A new study of Alzheimer’s calculates that approximately 6 million American adults have Alzheimer’s disease or mild cognitive impairment andpredicts a sharp increase over the next three decades as the population ages.
Ron Brookmeyer, a professor of biostatistics at the UCLA Fielding School of Public Health, and a lead researcher on the study said by 2060 15 million people in the U.S. will have either Alzheimer’s, dementia or mild cognitive impairment.
The estimates were published online Dec. 7, 2017, in the journal Alzheimer’s & Dementia: The Journal of the Alzheimer’s Association.
Brookmeyer explained in an interview with R&D Magazinethat there are various stages of Alzheimer’s, including a preclinical stage where there are no signs or symptoms, an intermediate state of minor cognitive impairment with symptoms beginning to show, and ultimately full-blown dementia.
“What’s unique and new about the study is for the very first time we are able to put estimates on the numbers of each of the different stages of the disease,” he said. “The forecasting is well over doubling by 2060 from those people who have clinical disease, going from about six million to 15 million by 2060.
“This is a wake up call that there will be resources needed as the population ages,” he added.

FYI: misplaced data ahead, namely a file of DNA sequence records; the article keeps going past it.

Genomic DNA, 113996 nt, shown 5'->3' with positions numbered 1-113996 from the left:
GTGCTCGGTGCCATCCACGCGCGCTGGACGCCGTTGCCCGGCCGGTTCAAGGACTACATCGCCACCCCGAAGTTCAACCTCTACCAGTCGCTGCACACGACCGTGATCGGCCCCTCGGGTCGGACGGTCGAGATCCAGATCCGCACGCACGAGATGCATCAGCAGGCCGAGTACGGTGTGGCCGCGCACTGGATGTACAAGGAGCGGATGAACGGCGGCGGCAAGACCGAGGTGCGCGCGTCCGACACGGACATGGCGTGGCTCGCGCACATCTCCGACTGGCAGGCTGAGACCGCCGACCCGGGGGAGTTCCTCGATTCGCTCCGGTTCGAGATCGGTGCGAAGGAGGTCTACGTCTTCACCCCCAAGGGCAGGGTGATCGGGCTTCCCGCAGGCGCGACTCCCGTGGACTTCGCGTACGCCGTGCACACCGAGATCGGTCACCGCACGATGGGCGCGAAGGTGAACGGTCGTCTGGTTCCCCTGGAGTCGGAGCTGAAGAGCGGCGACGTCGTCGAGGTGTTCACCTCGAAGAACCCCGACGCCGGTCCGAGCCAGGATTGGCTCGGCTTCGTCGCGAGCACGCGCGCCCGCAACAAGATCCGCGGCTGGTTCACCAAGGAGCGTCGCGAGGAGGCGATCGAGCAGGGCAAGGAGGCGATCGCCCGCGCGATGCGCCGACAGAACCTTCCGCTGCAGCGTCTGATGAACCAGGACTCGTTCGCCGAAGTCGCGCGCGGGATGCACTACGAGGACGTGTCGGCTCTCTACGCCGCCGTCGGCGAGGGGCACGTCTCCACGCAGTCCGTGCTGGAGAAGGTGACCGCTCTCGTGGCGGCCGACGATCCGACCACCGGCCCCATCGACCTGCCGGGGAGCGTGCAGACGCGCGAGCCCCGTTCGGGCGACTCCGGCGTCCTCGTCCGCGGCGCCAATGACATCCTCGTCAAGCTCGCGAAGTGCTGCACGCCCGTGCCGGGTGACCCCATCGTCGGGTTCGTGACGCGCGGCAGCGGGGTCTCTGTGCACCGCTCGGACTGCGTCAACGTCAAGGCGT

The researchers found that by 2060 about 5.7 million Americans will have mild cognitive impairment and another 9.3 million will have dementia due to Alzheimer’s, four million of which will need an intensive level of care similar to that provided by nursing homes.
According to Brookmeyer, the number of people suffering is expected to rise in the future largely because people are living longer and are less likely to succumb to other diseases at a younger age.
Brookmeyer said that there are an estimated 46.7 million people in the U.S. currently at the preclinical stage, meaning that some brain changes were picked up by the brain imaging. However, Brookmeyer said only a small fraction of the 46.7 million people will actually develop the disease.
To arrive at the projection, the researchers examined several recently published studies and reviewed the rates at which people transition from one disease state to the next.
“That allowed us to start to look at the rates of progression from one disease state to the next,” Brookmeyer said.
The researchers then put the data derived from the study into a computational model and tied the results to census projections to forecast the disease projection moving forward.
“If we can identify people with some brain changes we have a group of people that we can identify that maybe have some risk,” he said.
Brookmeyer said by identifying a more specific risk pool, researchers could identify individuals that would be better suited for clinical trials, which could ultimately lead to better drugs and intervention techniques.